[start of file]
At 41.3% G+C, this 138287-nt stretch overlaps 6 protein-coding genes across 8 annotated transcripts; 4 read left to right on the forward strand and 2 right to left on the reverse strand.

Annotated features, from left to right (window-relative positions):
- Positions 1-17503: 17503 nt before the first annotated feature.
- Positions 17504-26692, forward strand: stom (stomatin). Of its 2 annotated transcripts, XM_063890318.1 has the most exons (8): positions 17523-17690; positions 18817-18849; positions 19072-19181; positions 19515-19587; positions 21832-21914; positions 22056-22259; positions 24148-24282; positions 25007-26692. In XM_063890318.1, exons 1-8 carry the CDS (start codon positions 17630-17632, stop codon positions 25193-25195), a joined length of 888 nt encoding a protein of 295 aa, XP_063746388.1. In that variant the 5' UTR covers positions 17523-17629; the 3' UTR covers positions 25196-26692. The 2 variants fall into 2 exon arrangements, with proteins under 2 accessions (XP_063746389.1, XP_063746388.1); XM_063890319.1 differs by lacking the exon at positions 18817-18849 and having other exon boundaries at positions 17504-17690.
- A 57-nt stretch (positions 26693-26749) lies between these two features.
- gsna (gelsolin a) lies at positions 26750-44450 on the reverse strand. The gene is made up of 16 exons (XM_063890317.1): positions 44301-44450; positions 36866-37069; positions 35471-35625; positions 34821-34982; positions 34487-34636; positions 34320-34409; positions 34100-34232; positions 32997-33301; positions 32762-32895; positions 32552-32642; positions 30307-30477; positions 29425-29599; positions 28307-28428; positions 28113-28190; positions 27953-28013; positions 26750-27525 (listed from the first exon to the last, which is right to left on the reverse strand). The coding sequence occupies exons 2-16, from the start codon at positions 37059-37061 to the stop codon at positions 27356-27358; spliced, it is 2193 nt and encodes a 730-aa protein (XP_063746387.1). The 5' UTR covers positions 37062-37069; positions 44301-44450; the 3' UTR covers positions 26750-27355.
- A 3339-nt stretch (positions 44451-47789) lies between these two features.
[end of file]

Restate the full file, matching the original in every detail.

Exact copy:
At 41.3% G+C, this 138287-nt stretch overlaps 6 protein-coding genes across 8 annotated transcripts; 4 read left to right on the forward strand and 2 right to left on the reverse strand.

Annotated features, from left to right (window-relative positions):
- Positions 1-17503: 17503 nt before the first annotated feature.
- Positions 17504-26692, forward strand: stom (stomatin). Of its 2 annotated transcripts, XM_063890318.1 has the most exons (8): positions 17523-17690; positions 18817-18849; positions 19072-19181; positions 19515-19587; positions 21832-21914; positions 22056-22259; positions 24148-24282; positions 25007-26692. In XM_063890318.1, exons 1-8 carry the CDS (start codon positions 17630-17632, stop codon positions 25193-25195), a joined length of 888 nt encoding a protein of 295 aa, XP_063746388.1. In that variant the 5' UTR covers positions 17523-17629; the 3' UTR covers positions 25196-26692. The 2 variants fall into 2 exon arrangements, with proteins under 2 accessions (XP_063746389.1, XP_063746388.1); XM_063890319.1 differs by lacking the exon at positions 18817-18849 and having other exon boundaries at positions 17504-17690.
- A 57-nt stretch (positions 26693-26749) lies between these two features.
- gsna (gelsolin a) lies at positions 26750-44450 on the reverse strand. The gene is made up of 16 exons (XM_063890317.1): positions 44301-44450; positions 36866-37069; positions 35471-35625; positions 34821-34982; positions 34487-34636; positions 34320-34409; positions 34100-34232; positions 32997-33301; positions 32762-32895; positions 32552-32642; positions 30307-30477; positions 29425-29599; positions 28307-28428; positions 28113-28190; positions 27953-28013; positions 26750-27525 (listed from the first exon to the last, which is right to left on the reverse strand). The coding sequence occupies exons 2-16, from the start codon at positions 37059-37061 to the stop codon at positions 27356-27358; spliced, it is 2193 nt and encodes a 730-aa protein (XP_063746387.1). The 5' UTR covers positions 37062-37069; positions 44301-44450; the 3' UTR covers positions 26750-27355.
- A 3339-nt stretch (positions 44451-47789) lies between these two features.